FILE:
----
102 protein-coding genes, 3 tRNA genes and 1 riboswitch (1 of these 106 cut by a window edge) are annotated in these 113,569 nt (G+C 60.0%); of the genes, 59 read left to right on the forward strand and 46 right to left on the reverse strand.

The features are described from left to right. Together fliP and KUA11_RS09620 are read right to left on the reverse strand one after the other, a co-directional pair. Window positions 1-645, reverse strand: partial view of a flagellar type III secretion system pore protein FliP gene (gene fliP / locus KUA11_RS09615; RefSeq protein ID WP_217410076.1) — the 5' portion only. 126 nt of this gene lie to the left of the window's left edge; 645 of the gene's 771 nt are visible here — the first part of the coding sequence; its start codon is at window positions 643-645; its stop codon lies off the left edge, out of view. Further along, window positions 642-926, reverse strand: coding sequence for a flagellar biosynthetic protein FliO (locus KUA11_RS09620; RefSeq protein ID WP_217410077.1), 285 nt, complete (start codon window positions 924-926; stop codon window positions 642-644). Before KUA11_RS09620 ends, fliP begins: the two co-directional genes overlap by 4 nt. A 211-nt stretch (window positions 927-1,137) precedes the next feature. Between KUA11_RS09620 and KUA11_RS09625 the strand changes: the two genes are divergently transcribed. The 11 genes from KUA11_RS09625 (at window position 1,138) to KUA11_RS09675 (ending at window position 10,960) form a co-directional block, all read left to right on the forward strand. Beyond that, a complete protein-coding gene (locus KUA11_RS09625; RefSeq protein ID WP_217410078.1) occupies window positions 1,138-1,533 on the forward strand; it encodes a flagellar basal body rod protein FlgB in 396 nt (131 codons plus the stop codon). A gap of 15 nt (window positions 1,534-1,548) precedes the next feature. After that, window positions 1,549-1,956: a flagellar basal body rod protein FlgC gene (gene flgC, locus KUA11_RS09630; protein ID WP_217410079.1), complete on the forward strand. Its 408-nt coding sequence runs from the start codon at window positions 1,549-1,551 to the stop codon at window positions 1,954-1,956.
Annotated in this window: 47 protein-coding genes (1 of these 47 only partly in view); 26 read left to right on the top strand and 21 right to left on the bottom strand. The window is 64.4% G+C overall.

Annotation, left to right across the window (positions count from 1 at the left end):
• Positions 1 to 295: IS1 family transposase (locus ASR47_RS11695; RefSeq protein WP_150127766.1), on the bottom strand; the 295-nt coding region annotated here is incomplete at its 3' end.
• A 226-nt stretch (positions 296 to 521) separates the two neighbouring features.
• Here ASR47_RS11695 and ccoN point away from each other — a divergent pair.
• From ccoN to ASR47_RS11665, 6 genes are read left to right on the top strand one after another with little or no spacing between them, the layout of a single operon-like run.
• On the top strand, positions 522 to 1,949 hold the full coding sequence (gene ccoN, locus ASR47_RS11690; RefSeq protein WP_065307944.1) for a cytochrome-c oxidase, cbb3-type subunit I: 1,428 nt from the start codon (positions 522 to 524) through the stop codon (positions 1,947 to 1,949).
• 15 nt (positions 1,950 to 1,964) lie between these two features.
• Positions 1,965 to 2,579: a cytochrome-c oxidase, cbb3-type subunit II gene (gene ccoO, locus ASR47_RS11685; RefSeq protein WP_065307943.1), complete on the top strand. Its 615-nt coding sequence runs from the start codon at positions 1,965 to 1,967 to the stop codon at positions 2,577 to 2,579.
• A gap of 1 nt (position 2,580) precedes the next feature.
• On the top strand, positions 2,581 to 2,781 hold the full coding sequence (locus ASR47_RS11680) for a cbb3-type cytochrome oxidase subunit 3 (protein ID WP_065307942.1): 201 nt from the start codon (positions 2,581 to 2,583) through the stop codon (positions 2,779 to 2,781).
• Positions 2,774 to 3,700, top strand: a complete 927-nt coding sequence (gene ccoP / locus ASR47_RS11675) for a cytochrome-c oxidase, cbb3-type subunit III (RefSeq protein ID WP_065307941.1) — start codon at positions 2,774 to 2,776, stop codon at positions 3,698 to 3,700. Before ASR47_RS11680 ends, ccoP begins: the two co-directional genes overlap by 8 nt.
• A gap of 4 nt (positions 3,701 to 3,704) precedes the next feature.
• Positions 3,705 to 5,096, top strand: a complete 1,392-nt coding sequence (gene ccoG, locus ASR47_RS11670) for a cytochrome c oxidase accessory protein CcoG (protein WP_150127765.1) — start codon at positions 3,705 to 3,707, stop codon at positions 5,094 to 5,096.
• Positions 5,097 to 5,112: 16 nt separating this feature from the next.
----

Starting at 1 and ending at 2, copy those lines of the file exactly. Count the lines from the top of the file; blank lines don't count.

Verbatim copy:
102 protein-coding genes, 3 tRNA genes and 1 riboswitch (1 of these 106 cut by a window edge) are annotated in these 113,569 nt (G+C 60.0%); of the genes, 59 read left to right on the forward strand and 46 right to left on the reverse strand.

The features are described from left to right. Together fliP and KUA11_RS09620 are read right to left on the reverse strand one after the other, a co-directional pair. Window positions 1-645, reverse strand: partial view of a flagellar type III secretion system pore protein FliP gene (gene fliP / locus KUA11_RS09615; RefSeq protein ID WP_217410076.1) — the 5' portion only. 126 nt of this gene lie to the left of the window's left edge; 645 of the gene's 771 nt are visible here — the first part of the coding sequence; its start codon is at window positions 643-645; its stop codon lies off the left edge, out of view. Further along, window positions 642-926, reverse strand: coding sequence for a flagellar biosynthetic protein FliO (locus KUA11_RS09620; RefSeq protein ID WP_217410077.1), 285 nt, complete (start codon window positions 924-926; stop codon window positions 642-644). Before KUA11_RS09620 ends, fliP begins: the two co-directional genes overlap by 4 nt. A 211-nt stretch (window positions 927-1,137) precedes the next feature. Between KUA11_RS09620 and KUA11_RS09625 the strand changes: the two genes are divergently transcribed. The 11 genes from KUA11_RS09625 (at window position 1,138) to KUA11_RS09675 (ending at window position 10,960) form a co-directional block, all read left to right on the forward strand. Beyond that, a complete protein-coding gene (locus KUA11_RS09625; RefSeq protein ID WP_217410078.1) occupies window positions 1,138-1,533 on the forward strand; it encodes a flagellar basal body rod protein FlgB in 396 nt (131 codons plus the stop codon). A gap of 15 nt (window positions 1,534-1,548) precedes the next feature. After that, window positions 1,549-1,956: a flagellar basal body rod protein FlgC gene (gene flgC, locus KUA11_RS09630; protein ID WP_217410079.1), complete on the forward strand. Its 408-nt coding sequence runs from the start codon at window positions 1,549-1,551 to the stop codon at window positions 1,954-1,956.